With metals going higher it seems obvious to me that the price of every item made of metal is going up – unless manufacturers eat the increases and slash their costs (pensions, workforce) to stay competitive (think car manufacturers). Should the increased costs of production translate into a consumer pull back…downturn, recession or even dare say “deflation”. Well…..in the Sage Words of Mr. Bernanke:
Like gold, U.S. dollars have value only to the extent that they are strictly limited in supply. But the U.S. government has a technology, called a printing press (or, today, its electronic equivalent), that allows it to produce as many U.S. dollars as it wishes at essentially no cost. By increasing the number of U.S. dollars in circulation, or even by credibly threatening to do so, the U.S. government can also reduce the value of a dollar in terms of goods and services, which is equivalent to raising the prices in dollars of those goods and services. We conclude that, under a paper-money system, a determined government can always generate higher spending and hence positive inflation.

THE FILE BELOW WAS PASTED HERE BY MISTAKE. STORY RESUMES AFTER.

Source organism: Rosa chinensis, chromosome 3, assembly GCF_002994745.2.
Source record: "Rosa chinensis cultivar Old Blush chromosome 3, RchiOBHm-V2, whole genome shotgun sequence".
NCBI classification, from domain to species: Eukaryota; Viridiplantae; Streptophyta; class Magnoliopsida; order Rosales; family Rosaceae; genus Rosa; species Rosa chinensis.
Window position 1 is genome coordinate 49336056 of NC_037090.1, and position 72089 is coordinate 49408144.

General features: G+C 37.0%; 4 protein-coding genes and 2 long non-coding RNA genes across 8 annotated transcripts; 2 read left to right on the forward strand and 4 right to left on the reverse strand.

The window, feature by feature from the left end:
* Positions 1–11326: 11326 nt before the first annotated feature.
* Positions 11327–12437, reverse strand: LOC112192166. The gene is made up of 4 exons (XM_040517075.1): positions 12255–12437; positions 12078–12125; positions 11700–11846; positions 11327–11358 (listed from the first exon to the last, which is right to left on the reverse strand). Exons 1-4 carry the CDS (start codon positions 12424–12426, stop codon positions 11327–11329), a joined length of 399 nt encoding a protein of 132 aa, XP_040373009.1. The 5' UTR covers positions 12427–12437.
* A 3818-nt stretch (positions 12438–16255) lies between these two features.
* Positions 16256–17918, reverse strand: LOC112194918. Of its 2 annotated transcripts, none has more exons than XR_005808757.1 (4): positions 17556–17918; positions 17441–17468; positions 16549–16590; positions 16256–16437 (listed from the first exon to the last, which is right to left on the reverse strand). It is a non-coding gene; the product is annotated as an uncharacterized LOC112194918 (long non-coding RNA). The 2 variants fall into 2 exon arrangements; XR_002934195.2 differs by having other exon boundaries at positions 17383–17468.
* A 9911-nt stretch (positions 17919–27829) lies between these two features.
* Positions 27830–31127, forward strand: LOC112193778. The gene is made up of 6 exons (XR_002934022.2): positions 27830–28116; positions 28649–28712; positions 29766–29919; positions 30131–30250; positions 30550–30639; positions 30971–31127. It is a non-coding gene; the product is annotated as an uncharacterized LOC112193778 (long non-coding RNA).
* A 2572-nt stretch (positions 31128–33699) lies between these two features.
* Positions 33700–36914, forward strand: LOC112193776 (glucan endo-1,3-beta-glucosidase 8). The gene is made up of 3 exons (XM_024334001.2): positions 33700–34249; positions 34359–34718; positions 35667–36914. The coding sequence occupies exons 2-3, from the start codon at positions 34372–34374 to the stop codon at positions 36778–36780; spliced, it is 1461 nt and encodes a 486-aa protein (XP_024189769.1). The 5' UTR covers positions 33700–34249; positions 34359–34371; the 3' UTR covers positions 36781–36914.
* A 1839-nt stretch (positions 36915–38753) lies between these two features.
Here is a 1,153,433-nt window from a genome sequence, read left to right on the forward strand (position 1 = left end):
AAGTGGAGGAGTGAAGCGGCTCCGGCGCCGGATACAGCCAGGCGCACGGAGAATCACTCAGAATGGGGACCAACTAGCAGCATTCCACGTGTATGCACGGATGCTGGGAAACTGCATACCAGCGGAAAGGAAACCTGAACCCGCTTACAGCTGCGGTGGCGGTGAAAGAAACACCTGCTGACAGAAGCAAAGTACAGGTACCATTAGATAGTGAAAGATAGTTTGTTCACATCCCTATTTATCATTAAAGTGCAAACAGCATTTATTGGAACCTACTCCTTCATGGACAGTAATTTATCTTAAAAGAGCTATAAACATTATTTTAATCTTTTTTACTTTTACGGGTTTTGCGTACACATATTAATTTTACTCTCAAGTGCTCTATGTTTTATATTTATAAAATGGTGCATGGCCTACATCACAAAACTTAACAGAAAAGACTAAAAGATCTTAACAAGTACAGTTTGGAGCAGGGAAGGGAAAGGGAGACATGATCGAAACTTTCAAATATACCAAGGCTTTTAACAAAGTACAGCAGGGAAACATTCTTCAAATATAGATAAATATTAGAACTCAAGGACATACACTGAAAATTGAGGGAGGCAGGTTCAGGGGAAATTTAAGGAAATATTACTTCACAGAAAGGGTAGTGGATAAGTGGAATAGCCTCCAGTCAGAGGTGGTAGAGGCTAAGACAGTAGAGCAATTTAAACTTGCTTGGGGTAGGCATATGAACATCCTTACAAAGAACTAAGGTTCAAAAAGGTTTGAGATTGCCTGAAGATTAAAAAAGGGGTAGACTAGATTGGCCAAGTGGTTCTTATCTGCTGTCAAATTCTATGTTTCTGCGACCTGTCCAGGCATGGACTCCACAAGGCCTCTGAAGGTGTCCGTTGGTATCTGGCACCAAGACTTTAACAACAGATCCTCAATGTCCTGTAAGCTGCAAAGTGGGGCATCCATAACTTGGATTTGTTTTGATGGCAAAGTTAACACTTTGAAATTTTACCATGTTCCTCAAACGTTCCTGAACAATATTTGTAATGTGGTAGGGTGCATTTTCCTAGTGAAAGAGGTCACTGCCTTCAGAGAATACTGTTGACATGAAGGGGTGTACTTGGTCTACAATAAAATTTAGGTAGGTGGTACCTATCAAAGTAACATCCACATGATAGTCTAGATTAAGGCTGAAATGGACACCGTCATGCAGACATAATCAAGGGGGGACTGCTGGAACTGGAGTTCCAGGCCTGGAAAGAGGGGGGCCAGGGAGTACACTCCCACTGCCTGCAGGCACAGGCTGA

Remarks before the National Economists Club, Washington, D.C. November 21, 2002
In the words of an editorial in yesterday’s Wall Street Journal, entitled “Betting on Bernanke”: “Our own surmise is that Mr. Bernanke may be muttering to himself that Mr. Greenspan skipped town just in the nick of time.”
(Ode to a Central Banker): The Hollow Men: T.S. Eliot
We are the hollow men
We are the stuffed men
Headpiece filled with straw. Alas!
Our dried voices, when
We whisper together
Are quiet and meaningless
As wind in dry grass
Or rats’ feet over broken glass
In our dry cellar
This is the way the world ends
This is the way the world ends
This is the way the world ends
Not with a bang but a whimper.